Cooder was surrounded by similar talents. Future Byrds Chris Hillman and Clarence White met at the Ash Grove while both were in high school. Linda Ronstadt, Charles Bukowski, Lenny Bruce, Jackson Browne, Kris Kristofferson, Miriam Makeba and many others played the Ash Grove until a series of arson fires, largely blamed on Cuban exiles who were protesting films of then modern-day Cuba, closed the club for good in 1973.

Cooder worked with Taj Mahal on Taj's eponymous first album and rubbed shoulders with major bluesmen, including Howlin' Wolf, Buddy Guy, Johnny Shines and Willie Dixon. More importantly, Cooder’s position within the band was primarily as a rhythm guitarist. This meant he was working alongside one of the great slide guitarists – one who had taught Duane Allman how to play slide – The late, great Jesse Ed Davis.

Cooder joined Captain Beefheart’s Magic Band, replacing a disgruntled Doug Moon, who left to pursue “true” blues music. Cooder is featured prominently on the 1967 album Safe as Milk. Cooder left Beefheart immediately after the Captain walked off the stage at the Mt. Tamalpais Festival. Beefheart, suffering from severe anxiety attacks and LSD abuse, claimed he had seen a girl in the audience transform into a goldfish and saw bubbles coming out of her mouth. The Mt. Tam show was a tune-up for their scheduled appearance at Monterey, which might have been a real breakout opportunity.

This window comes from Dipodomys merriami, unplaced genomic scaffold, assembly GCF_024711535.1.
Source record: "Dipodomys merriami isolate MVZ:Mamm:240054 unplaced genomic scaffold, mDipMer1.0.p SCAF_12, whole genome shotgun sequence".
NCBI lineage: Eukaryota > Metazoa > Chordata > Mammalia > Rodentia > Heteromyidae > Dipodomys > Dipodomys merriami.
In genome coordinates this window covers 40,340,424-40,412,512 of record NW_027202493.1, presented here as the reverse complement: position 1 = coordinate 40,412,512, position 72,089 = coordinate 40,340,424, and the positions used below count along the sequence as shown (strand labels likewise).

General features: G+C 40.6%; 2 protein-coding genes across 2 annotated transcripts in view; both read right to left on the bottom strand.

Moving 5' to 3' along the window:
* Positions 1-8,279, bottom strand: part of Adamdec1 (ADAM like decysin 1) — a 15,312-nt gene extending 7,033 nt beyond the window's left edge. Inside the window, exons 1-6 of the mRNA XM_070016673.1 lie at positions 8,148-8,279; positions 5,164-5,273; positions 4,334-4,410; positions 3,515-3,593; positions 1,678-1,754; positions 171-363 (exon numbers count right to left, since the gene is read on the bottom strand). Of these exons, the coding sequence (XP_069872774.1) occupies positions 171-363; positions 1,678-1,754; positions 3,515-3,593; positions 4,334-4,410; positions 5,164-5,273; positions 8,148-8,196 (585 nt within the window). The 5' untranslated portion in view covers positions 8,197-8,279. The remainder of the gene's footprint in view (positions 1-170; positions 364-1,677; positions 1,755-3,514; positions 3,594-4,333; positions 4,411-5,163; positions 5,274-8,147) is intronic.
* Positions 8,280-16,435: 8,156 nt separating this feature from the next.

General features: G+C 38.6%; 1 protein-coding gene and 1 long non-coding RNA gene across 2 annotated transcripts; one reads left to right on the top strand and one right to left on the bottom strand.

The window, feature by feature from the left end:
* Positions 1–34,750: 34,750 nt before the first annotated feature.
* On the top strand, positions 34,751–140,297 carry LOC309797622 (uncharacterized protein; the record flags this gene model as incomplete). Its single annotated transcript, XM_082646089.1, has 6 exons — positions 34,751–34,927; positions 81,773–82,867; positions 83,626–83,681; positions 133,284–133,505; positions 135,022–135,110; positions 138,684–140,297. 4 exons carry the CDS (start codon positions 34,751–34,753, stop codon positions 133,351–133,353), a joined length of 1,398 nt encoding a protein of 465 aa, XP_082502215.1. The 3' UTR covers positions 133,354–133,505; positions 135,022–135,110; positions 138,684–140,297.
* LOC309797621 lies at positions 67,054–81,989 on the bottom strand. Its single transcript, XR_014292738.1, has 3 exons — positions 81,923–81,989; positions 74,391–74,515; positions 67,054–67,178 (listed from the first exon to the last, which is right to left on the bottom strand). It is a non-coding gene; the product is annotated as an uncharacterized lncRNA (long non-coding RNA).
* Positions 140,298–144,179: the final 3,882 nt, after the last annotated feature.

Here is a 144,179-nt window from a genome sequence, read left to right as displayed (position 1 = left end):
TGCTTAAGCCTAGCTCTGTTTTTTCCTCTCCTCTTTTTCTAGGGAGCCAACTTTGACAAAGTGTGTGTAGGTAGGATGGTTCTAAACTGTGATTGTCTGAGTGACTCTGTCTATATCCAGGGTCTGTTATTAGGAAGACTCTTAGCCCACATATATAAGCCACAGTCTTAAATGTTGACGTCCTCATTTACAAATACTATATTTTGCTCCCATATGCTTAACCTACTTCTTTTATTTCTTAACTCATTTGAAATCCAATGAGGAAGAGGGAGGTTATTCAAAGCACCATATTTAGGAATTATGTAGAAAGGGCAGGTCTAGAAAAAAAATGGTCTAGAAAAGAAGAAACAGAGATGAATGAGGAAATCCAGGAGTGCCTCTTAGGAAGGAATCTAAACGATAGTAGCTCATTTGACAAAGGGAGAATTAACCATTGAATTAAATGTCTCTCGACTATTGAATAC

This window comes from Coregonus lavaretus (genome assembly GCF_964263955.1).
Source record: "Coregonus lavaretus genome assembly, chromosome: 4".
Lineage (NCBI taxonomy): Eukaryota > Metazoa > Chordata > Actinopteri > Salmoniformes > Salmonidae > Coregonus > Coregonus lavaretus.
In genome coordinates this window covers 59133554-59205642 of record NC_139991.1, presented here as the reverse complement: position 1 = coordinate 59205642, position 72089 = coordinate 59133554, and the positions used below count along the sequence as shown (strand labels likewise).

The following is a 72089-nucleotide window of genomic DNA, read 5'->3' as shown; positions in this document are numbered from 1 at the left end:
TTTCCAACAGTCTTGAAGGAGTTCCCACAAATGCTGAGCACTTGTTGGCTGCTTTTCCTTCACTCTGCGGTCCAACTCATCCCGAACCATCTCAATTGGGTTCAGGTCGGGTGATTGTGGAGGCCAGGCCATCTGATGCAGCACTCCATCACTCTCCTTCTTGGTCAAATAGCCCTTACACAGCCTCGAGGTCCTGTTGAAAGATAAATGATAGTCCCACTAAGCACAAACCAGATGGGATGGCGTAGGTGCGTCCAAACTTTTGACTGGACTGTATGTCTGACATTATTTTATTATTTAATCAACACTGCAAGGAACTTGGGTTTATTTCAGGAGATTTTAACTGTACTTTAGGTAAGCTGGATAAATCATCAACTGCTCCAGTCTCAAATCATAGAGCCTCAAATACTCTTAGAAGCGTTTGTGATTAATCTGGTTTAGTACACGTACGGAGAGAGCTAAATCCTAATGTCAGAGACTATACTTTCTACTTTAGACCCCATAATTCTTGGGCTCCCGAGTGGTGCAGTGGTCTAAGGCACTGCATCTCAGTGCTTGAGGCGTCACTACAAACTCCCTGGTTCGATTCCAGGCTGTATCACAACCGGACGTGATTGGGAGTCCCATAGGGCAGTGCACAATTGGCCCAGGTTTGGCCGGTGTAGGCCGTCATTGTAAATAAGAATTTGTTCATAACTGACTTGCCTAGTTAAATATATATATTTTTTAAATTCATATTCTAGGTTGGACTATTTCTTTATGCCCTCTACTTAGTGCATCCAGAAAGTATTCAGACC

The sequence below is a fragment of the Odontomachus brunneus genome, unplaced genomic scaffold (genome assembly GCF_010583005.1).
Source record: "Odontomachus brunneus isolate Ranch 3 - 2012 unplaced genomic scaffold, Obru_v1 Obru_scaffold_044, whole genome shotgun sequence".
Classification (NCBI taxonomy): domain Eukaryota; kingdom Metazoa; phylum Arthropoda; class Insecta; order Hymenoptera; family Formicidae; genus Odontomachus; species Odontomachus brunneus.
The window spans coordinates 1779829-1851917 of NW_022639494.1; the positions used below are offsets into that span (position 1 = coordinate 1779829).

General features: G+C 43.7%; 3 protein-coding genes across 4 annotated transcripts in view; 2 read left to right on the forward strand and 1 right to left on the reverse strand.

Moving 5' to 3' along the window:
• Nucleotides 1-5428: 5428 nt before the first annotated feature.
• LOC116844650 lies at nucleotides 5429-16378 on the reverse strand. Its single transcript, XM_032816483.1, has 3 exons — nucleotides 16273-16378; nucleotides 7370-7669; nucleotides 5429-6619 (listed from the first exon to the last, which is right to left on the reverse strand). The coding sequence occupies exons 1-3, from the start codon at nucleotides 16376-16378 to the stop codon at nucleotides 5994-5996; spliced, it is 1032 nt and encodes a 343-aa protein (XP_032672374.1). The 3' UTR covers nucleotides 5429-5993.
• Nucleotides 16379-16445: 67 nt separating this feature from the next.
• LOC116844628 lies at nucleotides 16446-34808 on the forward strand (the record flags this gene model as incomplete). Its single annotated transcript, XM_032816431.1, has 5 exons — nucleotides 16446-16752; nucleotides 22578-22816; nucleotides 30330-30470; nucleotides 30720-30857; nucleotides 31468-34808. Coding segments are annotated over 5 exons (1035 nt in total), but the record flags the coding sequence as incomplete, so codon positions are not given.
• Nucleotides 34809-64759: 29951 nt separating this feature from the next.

Cooder’s first real success came as a session musician on Randy Newman’s 12 Songs album. Cooder continued this session work, notably working with Van Dyke Parks, the Beach Boys, Neil Young, Van Morrison, the Monkees, Eric Clapton, Warren Zevon and many others.

Cooder worked with the Stones on Let it Bleed, playing the mandolin on “Love in Vain” and slide guitar on “Let it Bleed”. He also did the slide guitar work for both the Marianne Faithful and Stones’ versions of “Sister Morphine”. The Stones’ version would turn up a couple years later on Sticky Fingers. Cooder was brought in by Jimmy Miller to “beef up the guitars” (as Dave Mason had done on Beggars Banquet). Keith was pissed Miller thought he needed support – and while he stayed away from the studio, the others (including Nicky Hopkins) recorded several songs later released as Jammin’ with Edward.